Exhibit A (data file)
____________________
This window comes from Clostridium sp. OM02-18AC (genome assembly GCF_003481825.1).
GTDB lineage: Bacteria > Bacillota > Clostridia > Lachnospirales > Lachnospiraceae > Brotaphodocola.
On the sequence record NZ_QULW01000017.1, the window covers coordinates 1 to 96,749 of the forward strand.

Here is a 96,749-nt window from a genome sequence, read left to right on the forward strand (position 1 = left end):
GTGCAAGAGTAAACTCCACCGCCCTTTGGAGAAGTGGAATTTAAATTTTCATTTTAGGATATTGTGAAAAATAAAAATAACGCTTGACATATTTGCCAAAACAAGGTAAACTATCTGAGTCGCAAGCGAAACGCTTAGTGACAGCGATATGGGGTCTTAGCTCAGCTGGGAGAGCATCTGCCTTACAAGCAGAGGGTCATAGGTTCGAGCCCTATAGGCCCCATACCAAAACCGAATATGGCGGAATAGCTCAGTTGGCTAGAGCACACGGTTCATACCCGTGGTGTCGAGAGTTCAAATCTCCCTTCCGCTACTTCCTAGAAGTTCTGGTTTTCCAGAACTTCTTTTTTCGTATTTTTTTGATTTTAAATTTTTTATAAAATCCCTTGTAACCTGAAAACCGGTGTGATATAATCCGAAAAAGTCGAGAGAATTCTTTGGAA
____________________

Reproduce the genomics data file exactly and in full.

This window comes from Clostridium sp. OM02-18AC (genome assembly GCF_003481825.1).
GTDB lineage: Bacteria > Bacillota > Clostridia > Lachnospirales > Lachnospiraceae > Brotaphodocola.
On the sequence record NZ_QULW01000017.1, the window covers coordinates 1 to 96,749 of the forward strand.

Here is a 96,749-nt window from a genome sequence, read left to right on the forward strand (position 1 = left end):
GTGCAAGAGTAAACTCCACCGCCCTTTGGAGAAGTGGAATTTAAATTTTCATTTTAGGATATTGTGAAAAATAAAAATAACGCTTGACATATTTGCCAAAACAAGGTAAACTATCTGAGTCGCAAGCGAAACGCTTAGTGACAGCGATATGGGGTCTTAGCTCAGCTGGGAGAGCATCTGCCTTACAAGCAGAGGGTCATAGGTTCGAGCCCTATAGGCCCCATACCAAAACCGAATATGGCGGAATAGCTCAGTTGGCTAGAGCACACGGTTCATACCCGTGGTGTCGAGAGTTCAAATCTCCCTTCCGCTACTTCCTAGAAGTTCTGGTTTTCCAGAACTTCTTTTTTCGTATTTTTTTGATTTTAAATTTTTTATAAAATCCCTTGTAACCTGAAAACCGGTGTGATATAATCCGAAAAAGTCGAGAGAATTCTTTGGAA